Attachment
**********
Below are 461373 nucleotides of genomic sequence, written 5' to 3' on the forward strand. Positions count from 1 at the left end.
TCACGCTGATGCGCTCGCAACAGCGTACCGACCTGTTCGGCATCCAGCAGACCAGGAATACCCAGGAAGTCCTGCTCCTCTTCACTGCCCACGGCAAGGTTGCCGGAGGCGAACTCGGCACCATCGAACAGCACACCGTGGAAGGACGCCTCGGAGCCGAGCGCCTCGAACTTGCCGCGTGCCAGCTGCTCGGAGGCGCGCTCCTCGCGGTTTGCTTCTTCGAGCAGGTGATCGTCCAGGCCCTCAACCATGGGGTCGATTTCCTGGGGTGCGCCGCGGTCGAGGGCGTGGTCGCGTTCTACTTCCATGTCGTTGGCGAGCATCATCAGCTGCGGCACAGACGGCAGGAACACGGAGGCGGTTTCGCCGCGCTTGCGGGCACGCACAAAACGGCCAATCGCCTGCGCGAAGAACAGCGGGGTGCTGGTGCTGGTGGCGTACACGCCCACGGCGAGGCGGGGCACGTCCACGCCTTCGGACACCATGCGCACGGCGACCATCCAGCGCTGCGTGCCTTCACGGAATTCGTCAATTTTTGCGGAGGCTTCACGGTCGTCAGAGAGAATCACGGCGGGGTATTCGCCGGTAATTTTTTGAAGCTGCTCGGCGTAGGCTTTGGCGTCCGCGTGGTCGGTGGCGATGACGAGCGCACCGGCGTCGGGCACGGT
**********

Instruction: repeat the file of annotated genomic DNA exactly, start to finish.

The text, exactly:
Below are 461373 nucleotides of genomic sequence, written 5' to 3' on the forward strand. Positions count from 1 at the left end.
TCACGCTGATGCGCTCGCAACAGCGTACCGACCTGTTCGGCATCCAGCAGACCAGGAATACCCAGGAAGTCCTGCTCCTCTTCACTGCCCACGGCAAGGTTGCCGGAGGCGAACTCGGCACCATCGAACAGCACACCGTGGAAGGACGCCTCGGAGCCGAGCGCCTCGAACTTGCCGCGTGCCAGCTGCTCGGAGGCGCGCTCCTCGCGGTTTGCTTCTTCGAGCAGGTGATCGTCCAGGCCCTCAACCATGGGGTCGATTTCCTGGGGTGCGCCGCGGTCGAGGGCGTGGTCGCGTTCTACTTCCATGTCGTTGGCGAGCATCATCAGCTGCGGCACAGACGGCAGGAACACGGAGGCGGTTTCGCCGCGCTTGCGGGCACGCACAAAACGGCCAATCGCCTGCGCGAAGAACAGCGGGGTGCTGGTGCTGGTGGCGTACACGCCCACGGCGAGGCGGGGCACGTCCACGCCTTCGGACACCATGCGCACGGCGACCATCCAGCGCTGCGTGCCTTCACGGAATTCGTCAATTTTTGCGGAGGCTTCACGGTCGTCAGAGAGAATCACGGCGGGGTATTCGCCGGTAATTTTTTGAAGCTGCTCGGCGTAGGCTTTGGCGTCCGCGTGGTCGGTGGCGATGACGAGCGCACCGGCGTCGGGCACGGT